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10 Ways to Improve Your Chances of Winning Scholarships

June 25, 2010 By: Julie Manhan Category: Aid for College, Finding a scholarship, Scholarships

People can be quick to tell you that there are lots of scholarships out there that go unrewarded every year.  While that is true, sometimes they make it sound like all you have to do is fill out an application for these scholarships and the money is as good as yours.  I wish it was that easy, but there’s more to it than that.


Photo by Alan Cleaver

It’s all about being both qualified for the scholarship and willing to do the work it may take to apply.  Students and parents often hear about other students who receive significant scholarships.  What they may not hear is that those students’ preparation for winning scholarships began long before senior year.  They figured out what I am about to tell you and ran with it.  You can do the same.

1.  Get involved in your community - now. Whether it’s your time, talent, or just being willing to listen, you can make a difference in the world around you.  Find something you’re passionate about and give it your all.  Want to address a need that you don’t think is being met?  Don’t be afraid to start small and ask for help.  The important thing is to put your heart into it.  Students who win scholarships have rarely done the minimum.

2.  Do your best in school. You don’t have to be in the top of your class to get a scholarship.  There are plenty of private scholarships out there that don’t put a lot of weight on grades, but if you end up in a group of scholarship finalists, your grades may come into play.  So, do your best to keep your grades up.

3.  Sign up with a scholarship search engine.  This is a good starting point for any high school student.  Set up your profile and keep it updated, so the search engine can send you info on scholarships that are a good match.  If nothing else, you will begin to see what people are looking for in their scholarship recipients.  You may also want to check out a book on scholarships from your local library.  You’ll be amazed by how many scholarships are out there - including the myUsearch !

4.  Ask for recommendations.  Colleges want academic recommendations, but scholarships often ask for recommendations from people who know you outside the classroom.  Someone who has seen you in a position where you are helping others is usually a good choice.  The important thing is to ask them to write that recommendation while what you’ve done is still fresh in his or her mind.  If you wait too long, chances are that the letter will be more generic than you might like it to be.

5.  Pay close attention to the scholarships announced at your school.  Even if you’re not a senior, find out what local scholarships are available to students and check out the requirements.  The more you know, the better you will be able to prepare to apply.  Keep in mind that your chances of winning scholarships that are local are usually better because there are generally fewer applicants.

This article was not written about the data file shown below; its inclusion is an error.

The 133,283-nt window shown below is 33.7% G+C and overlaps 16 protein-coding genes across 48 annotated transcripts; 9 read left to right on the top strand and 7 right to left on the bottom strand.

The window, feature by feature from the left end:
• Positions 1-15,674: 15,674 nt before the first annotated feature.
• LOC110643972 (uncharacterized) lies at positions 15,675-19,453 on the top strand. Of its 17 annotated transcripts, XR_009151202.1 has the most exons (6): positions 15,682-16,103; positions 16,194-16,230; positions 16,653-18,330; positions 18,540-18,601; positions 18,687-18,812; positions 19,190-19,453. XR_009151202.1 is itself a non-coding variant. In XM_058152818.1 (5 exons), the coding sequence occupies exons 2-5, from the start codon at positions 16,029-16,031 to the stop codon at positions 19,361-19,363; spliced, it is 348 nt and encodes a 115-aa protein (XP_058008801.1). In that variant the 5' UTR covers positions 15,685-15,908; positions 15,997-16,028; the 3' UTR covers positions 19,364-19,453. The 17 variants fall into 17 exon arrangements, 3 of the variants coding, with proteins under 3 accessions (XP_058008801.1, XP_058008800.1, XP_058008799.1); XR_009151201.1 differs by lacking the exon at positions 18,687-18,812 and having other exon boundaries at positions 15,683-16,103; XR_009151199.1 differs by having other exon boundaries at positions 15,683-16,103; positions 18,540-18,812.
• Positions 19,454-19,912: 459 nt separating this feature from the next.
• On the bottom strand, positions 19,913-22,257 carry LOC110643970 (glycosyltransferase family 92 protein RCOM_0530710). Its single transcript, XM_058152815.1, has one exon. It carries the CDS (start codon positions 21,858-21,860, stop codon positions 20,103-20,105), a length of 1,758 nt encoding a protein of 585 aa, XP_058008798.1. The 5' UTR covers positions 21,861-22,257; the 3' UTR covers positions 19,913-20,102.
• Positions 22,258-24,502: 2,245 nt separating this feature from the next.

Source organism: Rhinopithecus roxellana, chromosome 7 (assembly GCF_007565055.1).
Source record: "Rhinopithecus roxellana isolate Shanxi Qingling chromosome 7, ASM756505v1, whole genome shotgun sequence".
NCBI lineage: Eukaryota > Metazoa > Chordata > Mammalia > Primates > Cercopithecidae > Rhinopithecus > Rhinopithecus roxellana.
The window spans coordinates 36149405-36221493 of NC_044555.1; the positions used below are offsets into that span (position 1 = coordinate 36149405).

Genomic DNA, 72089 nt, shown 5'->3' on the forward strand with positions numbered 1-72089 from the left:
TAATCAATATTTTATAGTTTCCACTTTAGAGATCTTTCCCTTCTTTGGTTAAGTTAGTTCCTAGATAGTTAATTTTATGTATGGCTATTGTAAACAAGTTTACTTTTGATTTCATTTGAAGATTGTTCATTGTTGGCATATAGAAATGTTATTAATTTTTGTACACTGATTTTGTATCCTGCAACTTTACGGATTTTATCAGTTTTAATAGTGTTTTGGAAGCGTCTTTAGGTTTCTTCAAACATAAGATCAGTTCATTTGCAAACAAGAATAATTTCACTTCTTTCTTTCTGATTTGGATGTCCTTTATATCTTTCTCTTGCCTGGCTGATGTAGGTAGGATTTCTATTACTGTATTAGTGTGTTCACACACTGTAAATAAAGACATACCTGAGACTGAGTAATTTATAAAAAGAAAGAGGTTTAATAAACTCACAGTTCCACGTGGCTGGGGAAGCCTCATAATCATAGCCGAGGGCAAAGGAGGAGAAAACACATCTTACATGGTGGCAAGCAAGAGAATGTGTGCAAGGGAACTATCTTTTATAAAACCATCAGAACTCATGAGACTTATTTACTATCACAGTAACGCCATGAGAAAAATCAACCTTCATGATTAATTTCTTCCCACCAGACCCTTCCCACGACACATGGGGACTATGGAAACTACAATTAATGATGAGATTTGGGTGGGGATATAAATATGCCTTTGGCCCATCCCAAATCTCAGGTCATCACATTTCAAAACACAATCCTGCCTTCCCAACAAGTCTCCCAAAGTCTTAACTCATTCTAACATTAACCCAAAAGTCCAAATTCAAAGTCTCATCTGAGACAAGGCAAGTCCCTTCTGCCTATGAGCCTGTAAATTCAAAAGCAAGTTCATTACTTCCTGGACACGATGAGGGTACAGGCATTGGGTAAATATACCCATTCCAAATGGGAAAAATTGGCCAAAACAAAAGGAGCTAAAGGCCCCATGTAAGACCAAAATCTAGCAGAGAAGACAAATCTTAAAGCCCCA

6.  Let everyone know that you are looking for scholarships.  The more people you have helping you find scholarships, the better.  You may be surprised by their efforts on your behalf.  Make sure you also get to know the person in your school who is in charge of scholarships and help them get to know you.  He or she can be a great advocate in your quest to win scholarships.

7.  Never reject a scholarship just because the amount seems “too small”.   Some students look at the scholarship amount and decide it’s not worth their time.  Anyone who has fewer student loans because of the scholarships they have received will tell you that it was well worth the effort - especially when you consider the interest that accrues on the money you have to borrow.

8.  Make sure you are qualified for the scholarship.  Be sure you read scholarship requirements carefully.  Applying for a large number of scholarships for which you are minimally qualified is rarely a good choice. Instead, put that effort into a smaller number of scholarships for which you are well-qualified. Not sure how qualified you are?  Ask the person at your school who handles scholarships.

9.  Put your best effort into your scholarship applications.  Minimal effort brings minimal results.  This is your chance to make an impression.  Scholarship applications that reflect your effort and pride in your work by carefully following instructions and including well-written essays and strong recommendations, if required, will always rise to the top.

10. Start early and keep applying.   Winning scholarships takes research, preparation and perseverance.  The more effort you put into the process, the more likely you will have a positive outcome.

Just to be clear, the tips above are for private scholarships and those special college scholarships that you must apply for.  College merit scholarships, which are often significantly larger, do not require a separate application.  They are usually awarded automatically on the basis of the information you provide on your college application.

No one can guarantee that you will win a scholarship.  Your chances of doing that are in your own hands. Just remember that the real key to winning scholarships goes back to what I said in #1: “Find something you’re passionate about and give it your all.”  Whether it’s academics, art, music, athletics, or community service, putting forth your best effort will always shine through.  You don’t even necessarily have to be the best - you just need to do your best.   If you always do that, you will accomplish more than just winning scholarships.